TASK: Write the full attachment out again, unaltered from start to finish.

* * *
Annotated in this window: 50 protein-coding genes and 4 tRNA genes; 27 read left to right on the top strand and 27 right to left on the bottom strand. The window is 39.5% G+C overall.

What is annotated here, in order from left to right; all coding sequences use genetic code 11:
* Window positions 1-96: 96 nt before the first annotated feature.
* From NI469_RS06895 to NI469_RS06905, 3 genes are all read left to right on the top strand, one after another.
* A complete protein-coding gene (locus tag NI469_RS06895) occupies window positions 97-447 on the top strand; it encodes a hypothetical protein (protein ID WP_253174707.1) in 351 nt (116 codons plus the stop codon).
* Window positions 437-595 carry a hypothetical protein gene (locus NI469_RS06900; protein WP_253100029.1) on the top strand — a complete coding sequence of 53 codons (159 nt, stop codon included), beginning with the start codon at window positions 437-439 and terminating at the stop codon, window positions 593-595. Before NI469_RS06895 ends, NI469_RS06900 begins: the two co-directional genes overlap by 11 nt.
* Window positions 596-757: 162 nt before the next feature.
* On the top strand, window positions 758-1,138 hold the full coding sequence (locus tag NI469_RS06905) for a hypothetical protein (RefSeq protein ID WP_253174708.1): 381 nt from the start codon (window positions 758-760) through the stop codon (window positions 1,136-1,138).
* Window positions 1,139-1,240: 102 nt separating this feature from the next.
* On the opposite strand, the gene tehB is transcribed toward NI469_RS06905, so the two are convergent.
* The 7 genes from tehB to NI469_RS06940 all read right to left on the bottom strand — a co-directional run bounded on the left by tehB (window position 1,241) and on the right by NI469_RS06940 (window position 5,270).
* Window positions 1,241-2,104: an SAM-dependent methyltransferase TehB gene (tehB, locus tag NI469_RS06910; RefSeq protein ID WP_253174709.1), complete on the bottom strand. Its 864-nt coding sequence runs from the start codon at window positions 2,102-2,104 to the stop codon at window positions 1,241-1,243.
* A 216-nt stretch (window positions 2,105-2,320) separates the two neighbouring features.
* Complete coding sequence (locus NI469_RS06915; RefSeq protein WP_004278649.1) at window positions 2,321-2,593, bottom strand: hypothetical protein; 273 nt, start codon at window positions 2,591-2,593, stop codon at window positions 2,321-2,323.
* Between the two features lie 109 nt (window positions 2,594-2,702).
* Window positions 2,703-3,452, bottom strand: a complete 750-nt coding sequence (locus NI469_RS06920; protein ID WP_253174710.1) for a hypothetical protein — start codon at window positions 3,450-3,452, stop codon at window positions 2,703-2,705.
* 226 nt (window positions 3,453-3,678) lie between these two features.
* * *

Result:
Annotated in this window: 50 protein-coding genes and 4 tRNA genes; 27 read left to right on the top strand and 27 right to left on the bottom strand. The window is 39.5% G+C overall.

What is annotated here, in order from left to right; all coding sequences use genetic code 11:
* Window positions 1-96: 96 nt before the first annotated feature.
* From NI469_RS06895 to NI469_RS06905, 3 genes are all read left to right on the top strand, one after another.
* A complete protein-coding gene (locus tag NI469_RS06895) occupies window positions 97-447 on the top strand; it encodes a hypothetical protein (protein ID WP_253174707.1) in 351 nt (116 codons plus the stop codon).
* Window positions 437-595 carry a hypothetical protein gene (locus NI469_RS06900; protein WP_253100029.1) on the top strand — a complete coding sequence of 53 codons (159 nt, stop codon included), beginning with the start codon at window positions 437-439 and terminating at the stop codon, window positions 593-595. Before NI469_RS06895 ends, NI469_RS06900 begins: the two co-directional genes overlap by 11 nt.
* Window positions 596-757: 162 nt before the next feature.
* On the top strand, window positions 758-1,138 hold the full coding sequence (locus tag NI469_RS06905) for a hypothetical protein (RefSeq protein ID WP_253174708.1): 381 nt from the start codon (window positions 758-760) through the stop codon (window positions 1,136-1,138).
* Window positions 1,139-1,240: 102 nt separating this feature from the next.
* On the opposite strand, the gene tehB is transcribed toward NI469_RS06905, so the two are convergent.
* The 7 genes from tehB to NI469_RS06940 all read right to left on the bottom strand — a co-directional run bounded on the left by tehB (window position 1,241) and on the right by NI469_RS06940 (window position 5,270).
* Window positions 1,241-2,104: an SAM-dependent methyltransferase TehB gene (tehB, locus tag NI469_RS06910; RefSeq protein ID WP_253174709.1), complete on the bottom strand. Its 864-nt coding sequence runs from the start codon at window positions 2,102-2,104 to the stop codon at window positions 1,241-1,243.
* A 216-nt stretch (window positions 2,105-2,320) separates the two neighbouring features.
* Complete coding sequence (locus NI469_RS06915; RefSeq protein WP_004278649.1) at window positions 2,321-2,593, bottom strand: hypothetical protein; 273 nt, start codon at window positions 2,591-2,593, stop codon at window positions 2,321-2,323.
* Between the two features lie 109 nt (window positions 2,594-2,702).
* Window positions 2,703-3,452, bottom strand: a complete 750-nt coding sequence (locus NI469_RS06920; protein ID WP_253174710.1) for a hypothetical protein — start codon at window positions 3,450-3,452, stop codon at window positions 2,703-2,705.
* 226 nt (window positions 3,453-3,678) lie between these two features.